Why Yutaka Satoh is always looking in his bin for graphic design inspiration

With a broad illustrative practice, the designer talks us through the importance of making a mess as a designer.

10 May 2021

When describing his graphic design practice, Fukushima-born creative Yutaka Sato references rubbish a lot. For the designer, working creatively is largely a process of making a mess – and he never throws anything away, even if he may deem it as rubbish at the time. These ideas and experiments are then filed away as junk, but always find their way out again with a little reflection and a new concept in mind. “It’s important to look back on junk ideas,” Yutaka explains. “A piece I previously thought of as ‘not very good’ is now shining.” It’s led to a design approach that's “consciously looking for opportunities, without accidentally overlooking them.”

Resultantly, Yutaka’s design practice is brimming with concepts, usually executed in a poster format with plenty of texture and pattern. Now working as a freelance designer, he originally studied at Miyagi National College of Technology and then Kuwasawa Design School, but a love for design stems back to childhood. “When I was little, I liked reading books and listening to music,” the designer recalls. “Naturally, I was then attracted to the graphic design of book covers and CD jackets.” The way these covers spoke to him, somehow distilling the concepts of the artist inside visually, is still the end goal of Yutaka’s work today.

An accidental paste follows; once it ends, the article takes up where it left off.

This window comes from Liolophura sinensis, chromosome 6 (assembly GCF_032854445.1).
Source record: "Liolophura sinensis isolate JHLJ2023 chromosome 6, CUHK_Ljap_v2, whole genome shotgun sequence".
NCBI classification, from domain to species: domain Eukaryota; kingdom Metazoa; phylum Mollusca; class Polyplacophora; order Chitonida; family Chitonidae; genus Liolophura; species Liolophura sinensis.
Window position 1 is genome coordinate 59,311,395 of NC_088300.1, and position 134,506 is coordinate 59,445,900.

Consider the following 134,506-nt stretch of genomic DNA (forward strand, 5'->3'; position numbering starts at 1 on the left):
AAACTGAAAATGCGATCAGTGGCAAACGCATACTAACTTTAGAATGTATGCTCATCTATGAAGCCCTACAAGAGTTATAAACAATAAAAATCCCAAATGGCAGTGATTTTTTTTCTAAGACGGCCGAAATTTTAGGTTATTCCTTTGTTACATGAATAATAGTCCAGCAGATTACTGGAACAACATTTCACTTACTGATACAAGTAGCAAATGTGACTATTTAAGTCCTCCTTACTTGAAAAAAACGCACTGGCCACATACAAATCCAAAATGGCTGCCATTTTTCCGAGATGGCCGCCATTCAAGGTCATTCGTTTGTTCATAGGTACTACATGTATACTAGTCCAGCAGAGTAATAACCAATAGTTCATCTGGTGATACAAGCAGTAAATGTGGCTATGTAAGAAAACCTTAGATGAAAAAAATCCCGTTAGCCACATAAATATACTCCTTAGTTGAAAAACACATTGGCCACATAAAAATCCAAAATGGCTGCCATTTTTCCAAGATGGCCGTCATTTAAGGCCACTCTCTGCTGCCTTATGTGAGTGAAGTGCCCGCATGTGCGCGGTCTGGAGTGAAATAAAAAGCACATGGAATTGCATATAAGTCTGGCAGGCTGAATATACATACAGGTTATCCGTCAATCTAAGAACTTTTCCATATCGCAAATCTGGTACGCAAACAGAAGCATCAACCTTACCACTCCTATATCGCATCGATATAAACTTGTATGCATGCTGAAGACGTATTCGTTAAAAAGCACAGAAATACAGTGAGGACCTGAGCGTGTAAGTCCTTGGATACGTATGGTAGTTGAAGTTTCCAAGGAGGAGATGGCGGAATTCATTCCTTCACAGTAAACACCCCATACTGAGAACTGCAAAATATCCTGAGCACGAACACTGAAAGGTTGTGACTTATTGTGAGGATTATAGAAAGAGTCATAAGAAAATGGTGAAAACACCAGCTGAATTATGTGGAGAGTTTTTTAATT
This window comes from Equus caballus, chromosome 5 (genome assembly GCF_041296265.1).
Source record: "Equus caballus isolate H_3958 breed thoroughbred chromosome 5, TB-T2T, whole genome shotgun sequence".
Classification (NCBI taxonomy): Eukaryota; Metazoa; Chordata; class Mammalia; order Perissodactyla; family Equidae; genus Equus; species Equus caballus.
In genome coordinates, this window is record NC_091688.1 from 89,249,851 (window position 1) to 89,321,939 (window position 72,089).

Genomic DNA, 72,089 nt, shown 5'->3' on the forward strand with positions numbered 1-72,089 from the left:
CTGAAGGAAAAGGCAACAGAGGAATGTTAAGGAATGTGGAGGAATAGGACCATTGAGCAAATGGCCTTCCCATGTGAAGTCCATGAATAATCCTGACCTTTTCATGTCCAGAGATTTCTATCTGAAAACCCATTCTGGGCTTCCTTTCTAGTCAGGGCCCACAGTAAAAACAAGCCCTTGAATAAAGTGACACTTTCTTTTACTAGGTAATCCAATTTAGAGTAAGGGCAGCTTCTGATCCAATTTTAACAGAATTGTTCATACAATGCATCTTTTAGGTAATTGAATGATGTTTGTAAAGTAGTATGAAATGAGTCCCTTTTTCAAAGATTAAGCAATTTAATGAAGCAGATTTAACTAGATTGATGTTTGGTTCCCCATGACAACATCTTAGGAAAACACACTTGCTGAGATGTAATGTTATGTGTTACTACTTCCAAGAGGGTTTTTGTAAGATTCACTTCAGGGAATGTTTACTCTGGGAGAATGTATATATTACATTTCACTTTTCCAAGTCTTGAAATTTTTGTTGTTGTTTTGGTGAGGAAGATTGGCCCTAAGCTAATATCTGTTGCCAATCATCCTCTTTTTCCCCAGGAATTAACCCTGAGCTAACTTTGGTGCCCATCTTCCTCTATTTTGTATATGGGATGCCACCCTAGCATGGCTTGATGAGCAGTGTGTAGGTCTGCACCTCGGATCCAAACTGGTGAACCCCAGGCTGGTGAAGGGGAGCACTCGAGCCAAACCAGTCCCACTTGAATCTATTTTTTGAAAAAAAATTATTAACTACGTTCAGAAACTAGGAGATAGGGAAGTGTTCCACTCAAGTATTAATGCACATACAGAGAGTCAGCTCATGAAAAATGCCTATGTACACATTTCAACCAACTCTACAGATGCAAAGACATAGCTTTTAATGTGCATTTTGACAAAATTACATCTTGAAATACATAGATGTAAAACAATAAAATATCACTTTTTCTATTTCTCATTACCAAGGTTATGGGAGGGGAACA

Copyright © Yutaka Satoh, 2021

Creating work he describes as “non-academic and non-promotional”, Yutaka begins each project with “the desire to realise a deeper communication than just words”. This offers a way for both the designer and viewer to develop their own interpretations of the pieces, especially “as there are many things that cannot be put into words.” Actual ideas often hit the designer by chance, finding that a concept or route presents itself once he is fully relaxed, “and doubting common sense,” similar to when he’s just woken up.

From here Yutaka will begin drawing on paper and fully trusting wherever his hand leads, especially as “I haven’t trusted myself in the past,” he explains. The result are pieces which merge illustrative approaches with design grids, sometimes offering an abstract drawing as the focus, or a more direct location. For instance, his series View from always features something the designer has seen – from a road sign, the shutters of a store or a building he has passed – remixed into his graphic interpretation and placed in the same poster format. Though this format may appear repetitive, the constraints allow Yutaka to keep his output fresh. “I’m always looking for something new,” he adds.

This practice is currently expanding beyond the pieces we’ve come to know Yutaka for, as the designer is currently working on a catalogue for the painter Yutaka Kawai. With his ability to deconstruct design and then reimagine it with his own ideas and references, we look forward to seeing how this translates to a publication format. Considering the relationship between words and image is a consistent train of thought in Yutaka’s design approach, soon he hopes to take the books he loves (that originally led him to graphic design) and reinterpret them visually in a full circle project.

GalleryCopyright © Yutaka Satoh, 2021

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(Copyright © Yutaka Satoh, 2021)

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About the Author

Lucy Bourton

Lucy (she/her) is the senior editor at Insights, a research-driven department with It's Nice That. Get in contact with her for potential Insights collaborations or to discuss Insights' fortnightly column, POV. Lucy has been a part of the team at It's Nice That since 2016, first joining as a staff writer after graduating from Chelsea College of Art with a degree in Graphic Design Communication.


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